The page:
August 1961

Intrauterine Growth Retardation

Author Affiliations

Josef Warkany, M.D., University of Cincinnati, College of Medicine, Elland and Bethesda Aves., Cincinnati 29.; From the Children's Hospital Research Foundation and the Department of Pediatrics, University of Cincinnati, College of Medicine.; Professor of Research Pediatrics, University of Cincinnati, College of Medicine (Dr. Warkany); U.S.P.H.-N.I.H. Fellow, 1955-1956 (Dr. Monroe); Instructor in Pediatrics, University of Cincinnati, College of Medicine (Dr. Sutherland).

Am J Dis Child. 1961;102(2):249-279. doi:10.1001/archpedi.1961.02080010251018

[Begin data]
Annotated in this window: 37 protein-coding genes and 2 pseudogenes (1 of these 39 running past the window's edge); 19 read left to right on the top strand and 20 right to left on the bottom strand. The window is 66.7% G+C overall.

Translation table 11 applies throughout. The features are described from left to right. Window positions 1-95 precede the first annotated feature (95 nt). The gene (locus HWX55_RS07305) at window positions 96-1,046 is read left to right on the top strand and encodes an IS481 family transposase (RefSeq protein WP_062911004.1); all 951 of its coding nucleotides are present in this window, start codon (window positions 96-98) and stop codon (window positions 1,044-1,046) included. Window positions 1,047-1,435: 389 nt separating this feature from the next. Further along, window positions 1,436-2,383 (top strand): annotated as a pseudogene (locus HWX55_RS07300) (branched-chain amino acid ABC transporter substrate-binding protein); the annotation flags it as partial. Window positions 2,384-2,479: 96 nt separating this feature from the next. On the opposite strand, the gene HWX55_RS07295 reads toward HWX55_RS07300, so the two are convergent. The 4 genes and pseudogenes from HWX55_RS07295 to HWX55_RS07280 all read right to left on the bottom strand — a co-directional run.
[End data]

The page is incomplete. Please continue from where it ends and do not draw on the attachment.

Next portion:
Introduction  It is a well-established fact that occasionally children are born at full term whose weight is below 2,500 gm. Such children are for practical reasons labeled as "premature" or "immature," and treated accordingly. The American Academy of Pediatrics recommends the following definition for prematurity: "A premature infant is one who weighs 2,500 gm. (5½ lb.) or less at birth regardless of the period of gestation,"1 and the World Health Organization recommends a birth weight of 2,500 gm. or less, regardless of estimated period of gestation and other criteria, as the definition of prematurity.2 This definition, which firmly relates prematurity to weight but not to gestational age, was established with the full knowledge that twins and other infants born after a gestation of 10 lunar months may weigh less than 2,500 gm. at birth. Practical reasons decided—and probably wisely so—that infants with a marked weight deficit should get

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